I do know you can use MBTI types, although allowing your characters to guide you, it's likely they will take on a type. Gardner didn't believe in astrology, but suggested that it could be used as a rough guide to the personality of a character; an interesting study of those subtler aspects of what motivates. I believe the risk in using MBTI would be in stereotyping your characters into type, where you no longer allow them the opportunity to break free of the restrictions it places on them.

    I think your characters will take over the thinking and feeling. If they don't, you may not be paying attention to their needs. How they talk, dress, move and all the outer displays of personality, you should probably look to everyday people for ideas, considering whether their professions require a certain type of clothing, how it might effect their free time choices (a suit and tie worker might choose jeans and t-shirts away from work, but the casual dress worker rarely chooses to go home to change into a suit and tie.)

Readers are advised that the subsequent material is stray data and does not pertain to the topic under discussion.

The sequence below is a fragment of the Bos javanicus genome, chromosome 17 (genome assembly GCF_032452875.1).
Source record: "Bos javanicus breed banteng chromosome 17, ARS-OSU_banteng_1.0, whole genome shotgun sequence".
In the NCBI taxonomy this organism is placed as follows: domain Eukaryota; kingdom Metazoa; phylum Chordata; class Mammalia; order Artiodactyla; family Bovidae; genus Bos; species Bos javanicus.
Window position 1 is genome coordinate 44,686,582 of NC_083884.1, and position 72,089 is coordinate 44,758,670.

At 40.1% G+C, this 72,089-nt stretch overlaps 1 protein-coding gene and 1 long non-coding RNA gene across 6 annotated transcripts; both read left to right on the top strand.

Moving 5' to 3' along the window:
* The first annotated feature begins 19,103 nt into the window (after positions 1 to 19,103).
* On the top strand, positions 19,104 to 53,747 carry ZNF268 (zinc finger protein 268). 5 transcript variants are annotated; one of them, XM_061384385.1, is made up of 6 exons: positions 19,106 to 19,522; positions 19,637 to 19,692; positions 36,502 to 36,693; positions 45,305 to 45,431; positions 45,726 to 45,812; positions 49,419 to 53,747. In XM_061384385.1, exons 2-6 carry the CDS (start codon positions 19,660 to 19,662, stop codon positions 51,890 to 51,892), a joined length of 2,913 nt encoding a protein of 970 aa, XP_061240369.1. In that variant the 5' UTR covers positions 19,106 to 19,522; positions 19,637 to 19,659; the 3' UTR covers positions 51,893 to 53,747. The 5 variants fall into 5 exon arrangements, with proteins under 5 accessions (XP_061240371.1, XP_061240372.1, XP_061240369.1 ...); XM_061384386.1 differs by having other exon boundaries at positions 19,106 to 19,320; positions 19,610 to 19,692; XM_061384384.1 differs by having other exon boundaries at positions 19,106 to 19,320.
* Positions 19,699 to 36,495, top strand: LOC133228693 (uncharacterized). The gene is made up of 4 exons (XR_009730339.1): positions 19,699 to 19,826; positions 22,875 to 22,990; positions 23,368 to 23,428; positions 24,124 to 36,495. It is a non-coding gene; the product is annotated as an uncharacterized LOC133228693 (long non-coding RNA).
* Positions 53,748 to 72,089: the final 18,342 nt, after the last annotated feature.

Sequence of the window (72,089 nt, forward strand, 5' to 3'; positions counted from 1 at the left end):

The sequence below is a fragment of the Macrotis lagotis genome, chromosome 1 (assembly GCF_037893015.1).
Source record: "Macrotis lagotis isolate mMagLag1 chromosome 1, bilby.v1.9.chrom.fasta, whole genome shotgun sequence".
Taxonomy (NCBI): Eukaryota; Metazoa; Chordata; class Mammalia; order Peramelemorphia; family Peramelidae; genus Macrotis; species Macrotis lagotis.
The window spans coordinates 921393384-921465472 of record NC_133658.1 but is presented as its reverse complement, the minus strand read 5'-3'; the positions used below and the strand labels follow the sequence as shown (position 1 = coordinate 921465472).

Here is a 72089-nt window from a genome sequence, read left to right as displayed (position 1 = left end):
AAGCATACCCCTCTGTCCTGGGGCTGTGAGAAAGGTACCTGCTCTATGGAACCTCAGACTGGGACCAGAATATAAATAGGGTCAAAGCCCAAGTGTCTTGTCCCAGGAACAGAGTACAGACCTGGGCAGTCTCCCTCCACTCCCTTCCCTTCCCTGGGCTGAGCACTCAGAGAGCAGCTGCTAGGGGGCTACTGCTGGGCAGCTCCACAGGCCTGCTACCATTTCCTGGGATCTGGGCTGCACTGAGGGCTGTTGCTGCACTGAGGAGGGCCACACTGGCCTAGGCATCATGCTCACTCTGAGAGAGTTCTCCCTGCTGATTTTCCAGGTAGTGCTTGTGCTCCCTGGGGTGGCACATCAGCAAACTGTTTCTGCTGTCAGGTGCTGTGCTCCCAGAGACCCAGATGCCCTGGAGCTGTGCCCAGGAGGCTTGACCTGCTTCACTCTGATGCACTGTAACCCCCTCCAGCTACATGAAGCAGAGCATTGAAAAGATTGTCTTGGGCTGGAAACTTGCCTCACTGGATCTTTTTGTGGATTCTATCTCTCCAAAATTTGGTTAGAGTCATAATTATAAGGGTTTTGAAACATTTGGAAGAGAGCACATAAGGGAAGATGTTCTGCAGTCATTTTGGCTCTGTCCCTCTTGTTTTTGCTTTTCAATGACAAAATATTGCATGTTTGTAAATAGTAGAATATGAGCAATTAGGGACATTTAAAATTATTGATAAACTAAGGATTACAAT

Your characters can meet anywhere, although if one is sitting at home, you will need a reason for a stranger to come to the door. Anything works, as long as it stays in the plausible fiction you're creating. Once you take us from the reality we know, you do have to stay with the reality you establish, otherwise we have to backtrack to find out if we misunderstood the earlier references.

    Plot devices aren't all bad, but it's always enjoyable to find a writer who can find interesting alternatives in dealing with them. Where they can be forgiven is when they are common experiences that are part of living (birth, death, courtship, marriage, etc.) It's definitely something romance scriptwriters are always finding new ways to refresh the commonplace.

    I've heard that one thing we, as readers, do have a right to expect, is that the protagonist learns or discovers something by the end of the story. It will likely change them, but if not, we should understand why. Jane Austen wrote really long stories of courtship, but seemed to lose interest in her characters once they realized, and accepted the truth (usually long after the reader knew.)